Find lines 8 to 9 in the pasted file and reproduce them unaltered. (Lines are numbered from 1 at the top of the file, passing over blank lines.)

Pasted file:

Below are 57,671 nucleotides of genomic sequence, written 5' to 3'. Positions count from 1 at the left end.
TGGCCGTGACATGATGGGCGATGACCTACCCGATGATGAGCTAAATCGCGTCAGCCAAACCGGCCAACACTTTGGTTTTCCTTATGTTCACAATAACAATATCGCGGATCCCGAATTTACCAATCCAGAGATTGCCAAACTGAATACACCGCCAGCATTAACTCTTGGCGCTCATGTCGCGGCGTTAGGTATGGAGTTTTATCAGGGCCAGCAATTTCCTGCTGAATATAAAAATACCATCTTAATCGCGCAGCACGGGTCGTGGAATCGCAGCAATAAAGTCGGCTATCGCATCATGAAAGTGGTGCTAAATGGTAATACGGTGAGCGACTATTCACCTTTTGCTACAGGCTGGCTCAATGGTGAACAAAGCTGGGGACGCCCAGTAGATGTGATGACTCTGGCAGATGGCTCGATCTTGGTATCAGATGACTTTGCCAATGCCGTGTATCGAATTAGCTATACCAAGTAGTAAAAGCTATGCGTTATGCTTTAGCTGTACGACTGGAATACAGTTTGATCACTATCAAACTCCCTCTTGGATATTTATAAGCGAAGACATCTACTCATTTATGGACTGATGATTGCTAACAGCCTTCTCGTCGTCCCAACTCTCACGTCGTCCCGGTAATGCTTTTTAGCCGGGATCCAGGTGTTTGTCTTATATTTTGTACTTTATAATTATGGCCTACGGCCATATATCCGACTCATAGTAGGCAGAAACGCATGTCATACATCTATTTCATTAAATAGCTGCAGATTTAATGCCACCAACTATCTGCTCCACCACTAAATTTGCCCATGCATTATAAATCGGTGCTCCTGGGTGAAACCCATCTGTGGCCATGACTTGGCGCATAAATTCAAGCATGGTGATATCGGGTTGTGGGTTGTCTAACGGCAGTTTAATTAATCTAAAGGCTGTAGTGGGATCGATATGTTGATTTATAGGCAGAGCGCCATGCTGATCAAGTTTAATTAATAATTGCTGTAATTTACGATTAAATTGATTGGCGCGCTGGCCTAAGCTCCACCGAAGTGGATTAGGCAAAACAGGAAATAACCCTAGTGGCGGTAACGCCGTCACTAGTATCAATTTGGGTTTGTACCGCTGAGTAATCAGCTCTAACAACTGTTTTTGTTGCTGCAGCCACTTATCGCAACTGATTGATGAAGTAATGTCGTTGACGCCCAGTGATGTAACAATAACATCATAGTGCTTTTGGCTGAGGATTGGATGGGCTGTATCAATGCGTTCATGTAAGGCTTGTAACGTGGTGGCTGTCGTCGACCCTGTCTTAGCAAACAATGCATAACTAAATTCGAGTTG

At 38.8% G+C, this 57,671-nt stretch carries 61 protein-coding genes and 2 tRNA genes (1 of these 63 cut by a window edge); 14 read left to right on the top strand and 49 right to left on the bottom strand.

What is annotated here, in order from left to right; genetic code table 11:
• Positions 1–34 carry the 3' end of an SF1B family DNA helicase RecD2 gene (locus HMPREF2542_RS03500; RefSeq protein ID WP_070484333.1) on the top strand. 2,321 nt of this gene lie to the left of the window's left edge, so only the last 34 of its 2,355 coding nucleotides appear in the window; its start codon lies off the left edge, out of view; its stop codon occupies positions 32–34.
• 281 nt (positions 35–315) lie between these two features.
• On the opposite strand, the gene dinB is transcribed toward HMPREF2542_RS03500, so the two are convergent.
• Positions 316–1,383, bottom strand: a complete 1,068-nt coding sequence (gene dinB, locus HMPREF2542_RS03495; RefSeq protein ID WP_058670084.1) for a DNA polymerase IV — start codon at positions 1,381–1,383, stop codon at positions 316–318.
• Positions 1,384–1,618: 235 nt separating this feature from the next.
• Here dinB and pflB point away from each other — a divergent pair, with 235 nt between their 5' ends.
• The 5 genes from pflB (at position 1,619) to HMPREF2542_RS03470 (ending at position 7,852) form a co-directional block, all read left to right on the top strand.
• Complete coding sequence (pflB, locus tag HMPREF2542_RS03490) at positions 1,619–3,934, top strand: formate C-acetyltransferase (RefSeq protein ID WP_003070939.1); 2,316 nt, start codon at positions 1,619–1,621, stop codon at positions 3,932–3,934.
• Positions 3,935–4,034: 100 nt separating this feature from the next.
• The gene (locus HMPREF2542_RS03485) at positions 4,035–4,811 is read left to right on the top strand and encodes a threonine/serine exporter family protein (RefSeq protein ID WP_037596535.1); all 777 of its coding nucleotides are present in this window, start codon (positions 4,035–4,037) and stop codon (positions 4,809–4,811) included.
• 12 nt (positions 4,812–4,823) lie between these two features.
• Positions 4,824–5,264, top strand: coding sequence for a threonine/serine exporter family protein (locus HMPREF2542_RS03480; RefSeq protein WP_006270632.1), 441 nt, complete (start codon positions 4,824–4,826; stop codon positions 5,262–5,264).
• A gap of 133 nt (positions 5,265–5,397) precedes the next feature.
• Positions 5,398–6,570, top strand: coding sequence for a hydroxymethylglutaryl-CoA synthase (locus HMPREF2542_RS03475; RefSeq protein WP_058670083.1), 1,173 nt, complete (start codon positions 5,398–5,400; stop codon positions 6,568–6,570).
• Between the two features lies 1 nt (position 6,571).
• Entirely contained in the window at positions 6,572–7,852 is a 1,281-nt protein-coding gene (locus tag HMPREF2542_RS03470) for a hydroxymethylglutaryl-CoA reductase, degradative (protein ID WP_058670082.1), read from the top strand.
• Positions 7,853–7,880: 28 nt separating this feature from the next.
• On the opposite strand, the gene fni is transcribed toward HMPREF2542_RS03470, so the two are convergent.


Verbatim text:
• Positions 316–1,383, bottom strand: a complete 1,068-nt coding sequence (gene dinB, locus HMPREF2542_RS03495; RefSeq protein ID WP_058670084.1) for a DNA polymerase IV — start codon at positions 1,381–1,383, stop codon at positions 316–318.
• Positions 1,384–1,618: 235 nt separating this feature from the next.